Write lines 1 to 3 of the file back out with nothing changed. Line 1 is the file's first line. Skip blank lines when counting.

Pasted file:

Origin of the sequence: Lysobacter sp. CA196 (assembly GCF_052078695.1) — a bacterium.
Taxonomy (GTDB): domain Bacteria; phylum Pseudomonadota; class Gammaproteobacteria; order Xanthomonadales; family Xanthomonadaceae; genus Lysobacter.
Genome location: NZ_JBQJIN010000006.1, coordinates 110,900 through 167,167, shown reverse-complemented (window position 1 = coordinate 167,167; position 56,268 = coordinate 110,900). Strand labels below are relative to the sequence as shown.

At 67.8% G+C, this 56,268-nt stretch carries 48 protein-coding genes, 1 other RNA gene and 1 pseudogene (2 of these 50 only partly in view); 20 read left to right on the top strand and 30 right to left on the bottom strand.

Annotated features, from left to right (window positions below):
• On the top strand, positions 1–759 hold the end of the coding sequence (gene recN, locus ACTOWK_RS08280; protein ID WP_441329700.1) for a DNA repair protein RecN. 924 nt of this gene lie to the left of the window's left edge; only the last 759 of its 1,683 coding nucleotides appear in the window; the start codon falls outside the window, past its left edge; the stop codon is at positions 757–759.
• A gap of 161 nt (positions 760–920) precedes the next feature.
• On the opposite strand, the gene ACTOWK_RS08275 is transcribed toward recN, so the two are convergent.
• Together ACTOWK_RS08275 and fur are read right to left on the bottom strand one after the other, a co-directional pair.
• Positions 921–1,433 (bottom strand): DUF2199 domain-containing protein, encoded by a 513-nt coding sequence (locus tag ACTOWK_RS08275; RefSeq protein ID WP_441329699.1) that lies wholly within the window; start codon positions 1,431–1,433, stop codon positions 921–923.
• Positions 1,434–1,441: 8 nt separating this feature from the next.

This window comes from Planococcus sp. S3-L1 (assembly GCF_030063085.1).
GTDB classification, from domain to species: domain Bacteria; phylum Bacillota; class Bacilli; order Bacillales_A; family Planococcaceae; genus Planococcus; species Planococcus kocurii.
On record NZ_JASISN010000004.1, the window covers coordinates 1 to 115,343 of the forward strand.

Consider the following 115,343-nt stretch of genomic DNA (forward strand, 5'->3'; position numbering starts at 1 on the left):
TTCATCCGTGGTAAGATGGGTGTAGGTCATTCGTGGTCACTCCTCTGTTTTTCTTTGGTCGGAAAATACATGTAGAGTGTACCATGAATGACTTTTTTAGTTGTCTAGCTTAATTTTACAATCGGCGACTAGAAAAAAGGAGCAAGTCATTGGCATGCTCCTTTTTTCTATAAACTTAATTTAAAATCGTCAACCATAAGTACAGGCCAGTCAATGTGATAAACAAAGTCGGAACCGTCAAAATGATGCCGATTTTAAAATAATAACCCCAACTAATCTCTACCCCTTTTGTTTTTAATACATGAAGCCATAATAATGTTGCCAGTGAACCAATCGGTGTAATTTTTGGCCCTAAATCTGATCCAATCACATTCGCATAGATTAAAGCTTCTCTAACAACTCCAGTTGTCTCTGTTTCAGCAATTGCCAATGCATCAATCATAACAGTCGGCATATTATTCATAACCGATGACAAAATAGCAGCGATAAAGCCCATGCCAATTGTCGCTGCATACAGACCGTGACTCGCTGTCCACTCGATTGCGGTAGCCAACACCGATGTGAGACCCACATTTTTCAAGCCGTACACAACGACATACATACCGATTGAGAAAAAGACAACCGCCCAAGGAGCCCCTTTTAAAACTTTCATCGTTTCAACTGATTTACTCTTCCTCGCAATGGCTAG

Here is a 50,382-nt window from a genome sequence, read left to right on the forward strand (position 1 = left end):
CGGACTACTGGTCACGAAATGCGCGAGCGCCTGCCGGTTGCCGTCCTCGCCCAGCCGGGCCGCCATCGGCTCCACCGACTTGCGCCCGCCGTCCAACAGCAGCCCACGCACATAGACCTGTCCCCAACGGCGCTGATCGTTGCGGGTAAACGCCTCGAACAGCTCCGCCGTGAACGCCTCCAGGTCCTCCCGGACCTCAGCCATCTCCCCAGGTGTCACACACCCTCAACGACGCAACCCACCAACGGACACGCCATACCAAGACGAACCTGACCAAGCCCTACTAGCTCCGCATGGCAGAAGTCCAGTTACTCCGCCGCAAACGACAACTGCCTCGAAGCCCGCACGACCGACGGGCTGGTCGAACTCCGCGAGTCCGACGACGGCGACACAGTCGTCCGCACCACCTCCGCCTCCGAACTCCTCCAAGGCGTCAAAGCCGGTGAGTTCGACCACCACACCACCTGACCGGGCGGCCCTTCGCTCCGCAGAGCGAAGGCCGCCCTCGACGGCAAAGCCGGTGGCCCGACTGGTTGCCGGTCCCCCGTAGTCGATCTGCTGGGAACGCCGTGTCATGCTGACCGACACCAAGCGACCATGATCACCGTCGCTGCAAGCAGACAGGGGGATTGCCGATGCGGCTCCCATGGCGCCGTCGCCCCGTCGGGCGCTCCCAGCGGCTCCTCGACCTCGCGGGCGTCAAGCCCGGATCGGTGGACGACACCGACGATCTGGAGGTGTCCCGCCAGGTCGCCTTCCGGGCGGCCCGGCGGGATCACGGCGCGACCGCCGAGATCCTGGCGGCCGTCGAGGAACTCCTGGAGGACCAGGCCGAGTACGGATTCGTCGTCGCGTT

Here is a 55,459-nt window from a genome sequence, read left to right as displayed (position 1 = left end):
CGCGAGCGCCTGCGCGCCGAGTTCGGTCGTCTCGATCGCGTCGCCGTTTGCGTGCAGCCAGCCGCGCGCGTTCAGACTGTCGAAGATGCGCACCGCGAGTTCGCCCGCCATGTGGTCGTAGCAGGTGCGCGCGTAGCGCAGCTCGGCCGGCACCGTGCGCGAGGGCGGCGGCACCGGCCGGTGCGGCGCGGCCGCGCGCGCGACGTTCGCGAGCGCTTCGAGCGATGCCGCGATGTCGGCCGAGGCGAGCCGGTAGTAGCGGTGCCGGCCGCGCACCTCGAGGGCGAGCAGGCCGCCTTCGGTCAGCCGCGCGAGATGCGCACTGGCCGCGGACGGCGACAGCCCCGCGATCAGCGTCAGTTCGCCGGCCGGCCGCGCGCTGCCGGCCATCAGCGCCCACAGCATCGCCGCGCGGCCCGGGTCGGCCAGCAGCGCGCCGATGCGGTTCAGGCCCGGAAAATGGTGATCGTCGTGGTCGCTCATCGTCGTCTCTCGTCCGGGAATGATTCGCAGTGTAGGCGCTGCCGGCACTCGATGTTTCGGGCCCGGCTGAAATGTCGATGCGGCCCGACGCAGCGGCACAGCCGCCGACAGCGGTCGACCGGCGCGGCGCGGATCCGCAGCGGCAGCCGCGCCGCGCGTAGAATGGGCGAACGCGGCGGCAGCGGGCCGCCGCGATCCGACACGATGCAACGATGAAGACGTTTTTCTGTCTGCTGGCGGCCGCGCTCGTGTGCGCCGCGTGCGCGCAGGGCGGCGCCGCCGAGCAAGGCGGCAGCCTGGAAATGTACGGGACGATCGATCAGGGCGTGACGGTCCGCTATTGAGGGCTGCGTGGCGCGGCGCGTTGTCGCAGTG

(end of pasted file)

Origin of the sequence: Lysobacter sp. CA196 (assembly GCF_052078695.1) — a bacterium.
Taxonomy (GTDB): domain Bacteria; phylum Pseudomonadota; class Gammaproteobacteria; order Xanthomonadales; family Xanthomonadaceae; genus Lysobacter.
Genome location: NZ_JBQJIN010000006.1, coordinates 110,900 through 167,167, shown reverse-complemented (window position 1 = coordinate 167,167; position 56,268 = coordinate 110,900). Strand labels below are relative to the sequence as shown.